posted by Linda Downs
CAA hosted its 103rd Annual Conference from February 11 to 14, 2015, at the New York Hilton Midtown in New York City. This year’s program included four days of presentations and panel discussions on art history and visual culture, Career Services for professionals at all stages of their careers, a Book and Trade Fair, and a host of special events throughout the region. Preceding the Annual Conference was CAA’s third THATCamp, an “unconference” on digital art and art history.
Over 5,000 people from throughout the United States and abroad—including artists, art historians, students, educators, curators, critics, collectors, and museum staff—attended the conference. Visual-arts professionals from over 54 countries were represented.
Conference sessions featured presentations by artists, scholars, graduate students, and curators who addressed a range of topics in art history and the visual arts. In total, the conference offered over 200 sessions, developed by CAA members, affiliated societies, and committees. Approximately 800 individuals presented their work.
Career Services included four days of mentoring and portfolio-review sessions, professional-development workshops, and job interviews with colleges, universities, and other art institutions. Approximately 200 interviewees and 50 mentors participated in Career Services. During the week of the Annual Conference, there were over 150 active jobs posted on the Online Career Center and more than 50 employers participating onsite.
Book and Trade Fair
This year’s Book and Trade Fair presented 155 exhibitors—including participants from the United States, France, Turkey, China, Canada, Italy, Russia, and Ukraine—that displayed new publications, materials for artists, digital resources, and other innovative products of interest to artists, scholars, and arts enthusiasts. The Book and Trade Fair also featured book signings, lectures, and demonstrations, as well as three exhibitor-sponsored program sessions on art materials and publishing.
ARTspace, a “conference within the conference” tailored to the needs and interests of practicing artists, presented programming that was free and open to the public, including this year’s Annual Distinguished Artist Interviews with William Pope.L, who spoke to Jenny Schlenzka of MoMA PS1, and Ursula von Rydingsvard, who conversed with Mark Stevens. Over 200 people attended this lively event.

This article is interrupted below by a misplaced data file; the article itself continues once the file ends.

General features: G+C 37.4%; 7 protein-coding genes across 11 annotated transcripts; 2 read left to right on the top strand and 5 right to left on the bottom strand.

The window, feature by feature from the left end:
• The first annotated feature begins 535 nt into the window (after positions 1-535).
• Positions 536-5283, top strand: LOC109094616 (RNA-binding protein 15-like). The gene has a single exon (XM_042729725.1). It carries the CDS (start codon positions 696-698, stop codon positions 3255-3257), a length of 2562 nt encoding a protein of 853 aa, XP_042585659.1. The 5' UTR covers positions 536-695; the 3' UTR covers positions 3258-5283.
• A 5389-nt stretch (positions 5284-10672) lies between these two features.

ARTspace also featured four days of panel discussions devoted to visual-arts practice, opportunities for professional development, and screenings of film and video.
ARTexchange, an open-portfolio event in which CAA artist members displayed drawings, prints, photographs, small paintings, and works on laptop computers, took place on Friday, February 13. Nearly 40 artists participated in ARTexchange this year.
The Media Lounge, a space for innovative new-media programming in conjunction with ARTspace, focused on the theme of “alternative economies.” These programs are considered models of social, cultural, and technological economies that transform changing conditions for critical discourse and art making. “Alternative economies” aimed to create a platform that brought together artists, art collectives, new-media practitioners, video artists, film curators, academics, creative thinkers, economists, writers, and activists, with the aspiration to create a space to reflect on intersections of art, culture, and new-media technologies.
Student and Emerging Professionals Lounge
The Student and Emerging Professionals Lounge served as a hub for networking, information-sharing, collaboration, professional development, and much more. The Student and Emerging Professionals Committee hosted an incredibly informative session on “Teaching Professional Practices in the Arts” to a packed audience; five Brown Bag Sessions with attendance ranging from 25 to 80; a successful social night; and two days of Mock Interviews at full capacity.
Distinguished Scholar Session
Robert Farris Thompson, professor of the history of art at Yale University, was CAA’s 2015 Distinguished Scholar. Grey Gundaker of the College of William and Mary chaired the session, and five additional participants—Charles Daniel Dawson, Wyatt MacGaffey, Rowland Abiodun, Leslie King-Hammond, and Lowery Stokes Sims—joined her in exploring and celebrating Thompson’s many contributions.
Convocation and Awards
More than 500 people attended CAA’s Convocation and presentation of the annual Awards for Distinction, which honor the outstanding achievements and accomplishments of individual artists, art historians, authors, conservators, curators, and critics whose efforts transcend their individual disciplines and contribute to the profession as a whole and to the world at large. Tom Finkelpearl, commissioner of the New York City Department of Cultural Affairs, opened Convocation with a short talk, and Dave Hickey delivered the keynote address.